the GN of allegations of mistreatment. By doing so, the
detainee cedes his right to a fair hearing of his case.
According to PROVEA, this occurred at the time of release and
even as the detention continues.

--------------
Violations? What Violations?
--------------


6. (U) Despite NGO documentation of serious human rights
abuses since February 27, Vice President Rangel asserted that
"there are no human rights violations, there are no
disappearances, no torture cases," during a March 16 press
conference. Rangel recognized only nine deaths in political
disturbances (the opposition claims 14) and insisted that
none of the nine died at the hands of the National Guard.
(Note: VP Rangel may be correct about Guard involvement. The
fact is, however, that military and political police (DISIP)
forces, as well as armed civilians loyal to President Chavez,
confronted demonstrators.) He also maintained that no one
had made an official complaint regarding any of the
detentions.

--------------
Oh, THOSE Violations
--------------


7. (U) Attorney General Isaias Rodriguez announced the
opening of 11 abuse complaint investigations (nine in
Caracas, two in Zulia State) March 9 and denied accusations
that his office was not addressing the complaints seriously.
He said that some alleged victims had not yet formulated and
filed their complaints.


8. (C) Diego Urdaneta told poloff March 17 that he filed an
abuse complaint with the Attorney General's Office March 4,
alleging that he was beaten by the National Guard. During
the process, he made an official statement and reported to
the state police (CICPC) forensics specialist for a medical
examination. The physician examined him and took notes but
did not photograph his injuries nor ask what caused them.
The employee who took Urdaneta's statement urged him to admit
uncertainty about the identity of his attackers, even though
he had seen clearly the GN logo on their vehicle and
uniforms. Urdaneta's case was assigned to prosecutor
Gilberto Venere. Venere's secretary told Urdaneta that his
complaint was the 12th received so far, but that no further
complaints were to be accepted. A few days later, the
secretary told Urdaneta that some prosecutors had been fired

SIPDIS
because they had accepted complaints after the cut-off date.


--------------
Examples of Alleged Violations
--------------


9. (U) Carlos Eduardo Izcaray, cellist and conductor with the
Venezuela Symphony Orchestra, was arrested March 1 while
observing demonstrations in the Altamira neighborhood of
Caracas. Izcaray said the GN beat and tortured him with
electricity, then threatened to kill him.

- Reverend Dorindo Burgo was swept up with other
demonstrators in Altamira February 29, even though his most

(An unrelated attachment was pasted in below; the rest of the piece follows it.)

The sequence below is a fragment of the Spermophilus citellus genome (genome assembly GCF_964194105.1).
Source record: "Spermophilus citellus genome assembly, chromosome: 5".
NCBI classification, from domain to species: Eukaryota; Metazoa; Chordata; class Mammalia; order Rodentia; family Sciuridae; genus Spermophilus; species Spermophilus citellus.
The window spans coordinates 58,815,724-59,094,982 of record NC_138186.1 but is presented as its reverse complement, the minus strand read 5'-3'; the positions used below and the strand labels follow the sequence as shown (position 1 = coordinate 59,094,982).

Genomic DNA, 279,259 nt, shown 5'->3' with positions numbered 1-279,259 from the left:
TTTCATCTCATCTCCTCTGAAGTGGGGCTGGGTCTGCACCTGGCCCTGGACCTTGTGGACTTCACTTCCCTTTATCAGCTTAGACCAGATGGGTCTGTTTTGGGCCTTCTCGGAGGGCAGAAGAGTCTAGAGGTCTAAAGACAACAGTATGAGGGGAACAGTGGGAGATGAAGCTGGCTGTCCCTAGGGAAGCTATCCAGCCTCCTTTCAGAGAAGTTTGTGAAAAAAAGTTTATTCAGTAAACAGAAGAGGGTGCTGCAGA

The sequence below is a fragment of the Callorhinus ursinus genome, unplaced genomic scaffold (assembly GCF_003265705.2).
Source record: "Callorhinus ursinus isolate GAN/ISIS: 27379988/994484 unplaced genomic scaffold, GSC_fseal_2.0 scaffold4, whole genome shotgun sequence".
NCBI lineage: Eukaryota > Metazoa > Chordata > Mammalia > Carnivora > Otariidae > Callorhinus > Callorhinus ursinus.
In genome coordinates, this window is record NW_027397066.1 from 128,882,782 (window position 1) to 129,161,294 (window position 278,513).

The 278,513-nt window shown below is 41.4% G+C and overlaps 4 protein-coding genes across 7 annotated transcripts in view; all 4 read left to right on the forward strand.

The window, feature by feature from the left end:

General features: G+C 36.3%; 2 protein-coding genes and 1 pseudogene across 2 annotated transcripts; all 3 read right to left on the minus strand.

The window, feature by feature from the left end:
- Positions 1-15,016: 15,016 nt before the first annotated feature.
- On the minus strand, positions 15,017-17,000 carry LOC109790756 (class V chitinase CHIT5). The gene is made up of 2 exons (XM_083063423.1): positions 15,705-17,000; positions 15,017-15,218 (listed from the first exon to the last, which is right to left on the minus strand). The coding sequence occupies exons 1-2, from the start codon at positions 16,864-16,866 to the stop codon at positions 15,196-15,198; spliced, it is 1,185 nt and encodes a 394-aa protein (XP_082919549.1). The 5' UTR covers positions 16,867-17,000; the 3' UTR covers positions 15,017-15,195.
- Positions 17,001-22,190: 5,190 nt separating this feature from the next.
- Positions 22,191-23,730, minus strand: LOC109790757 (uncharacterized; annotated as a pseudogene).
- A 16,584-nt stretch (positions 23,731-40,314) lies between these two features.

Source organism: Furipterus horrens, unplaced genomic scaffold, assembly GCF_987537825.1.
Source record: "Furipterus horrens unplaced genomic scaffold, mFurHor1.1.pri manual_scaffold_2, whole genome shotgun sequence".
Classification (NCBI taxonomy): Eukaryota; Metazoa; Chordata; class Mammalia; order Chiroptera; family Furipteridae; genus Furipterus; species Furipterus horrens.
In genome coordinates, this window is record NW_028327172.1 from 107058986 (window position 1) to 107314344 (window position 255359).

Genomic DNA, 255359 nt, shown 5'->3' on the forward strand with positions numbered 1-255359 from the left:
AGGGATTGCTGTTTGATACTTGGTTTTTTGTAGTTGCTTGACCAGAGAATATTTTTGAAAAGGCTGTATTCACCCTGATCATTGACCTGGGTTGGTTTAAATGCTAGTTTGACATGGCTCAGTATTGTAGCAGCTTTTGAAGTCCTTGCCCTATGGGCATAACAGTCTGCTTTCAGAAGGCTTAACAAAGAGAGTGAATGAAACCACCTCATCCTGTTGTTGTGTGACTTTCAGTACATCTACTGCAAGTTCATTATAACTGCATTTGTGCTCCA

provocative behavior appears to have been reading from the
constitution to the National Guard. He was beaten, then
asked to sign a statement absolving the GN of responsibility
for beating him as the condition for his release. Burgo

claims he initially refused to sign, then changed his mind
due to the "lack of value for signatures" in Venezuela.

- David Rubio, an opposition spokesperson, was intercepted by
state police in San Cristobal, Tachira State the evening of
February 29 while driving home with companions. He was kept
incommunicado throughout the night. He was permitted to
contact his lawyers the next morning, but authorities did not
inform the lawyers of the charges against him until the
following day. He is charged with civil rebellion and
obstructing a public thoroughfare, though he was uninvolved
in any opposition event at the time of his detention.

- Diego Urdaneta, son of a US citizen, told poloff that on
March 1, the GN kicked and beat him with batons and other
weapons and also threatened to kill him, then let him go.

- Pedro Martin claims the GN shot him with a plastic bullet
February 27, then waited four hours before sending him to a
hospital.

- National Guardsmen in Carabobo State shot demonstrator
Pedro Jose Sanchez March 4, then took him to the local GN
headquarters, rather than to a hospital. Sanchez died from
lack of medical attention.

- Alejandro Valera was beaten and shot by the GN on February
27, then placed in a "cage" for four hours.

- On March 1, 17 demonstrators were detained in Yaracuy
State, including five minors. The state children's rights
officer filed a negligence complaint against the case
prosecutor for failing to order medical exams for the minors
who were allegedly tortured by the GN.

- In Zulia State, demonstrator Pedro Rodriguez was detained
and beaten by the GN, then required to sign a statement that
negated the beating.

--------------
COMMENT
--------------


9. (C) Brutality at the hands of the National Guard and other
security forces is not new in Venezuela. The Chavez
Government will likely continue playing down the alleged
abuses, even while claiming to be the most democratic regime
in Venezuelan history. Human rights organizations, however,
are keeping track. Probably one of the most difficult tasks
they face -- beyond even getting the government to
acknowledge the cases -- is helping the victims document
their cases. They are making some headway, but impediments
such as the limitations placed by the Attorney General's
Office will continue to make things difficult.
SHAPIRO


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2004CARACA00975 - CONFIDENTIAL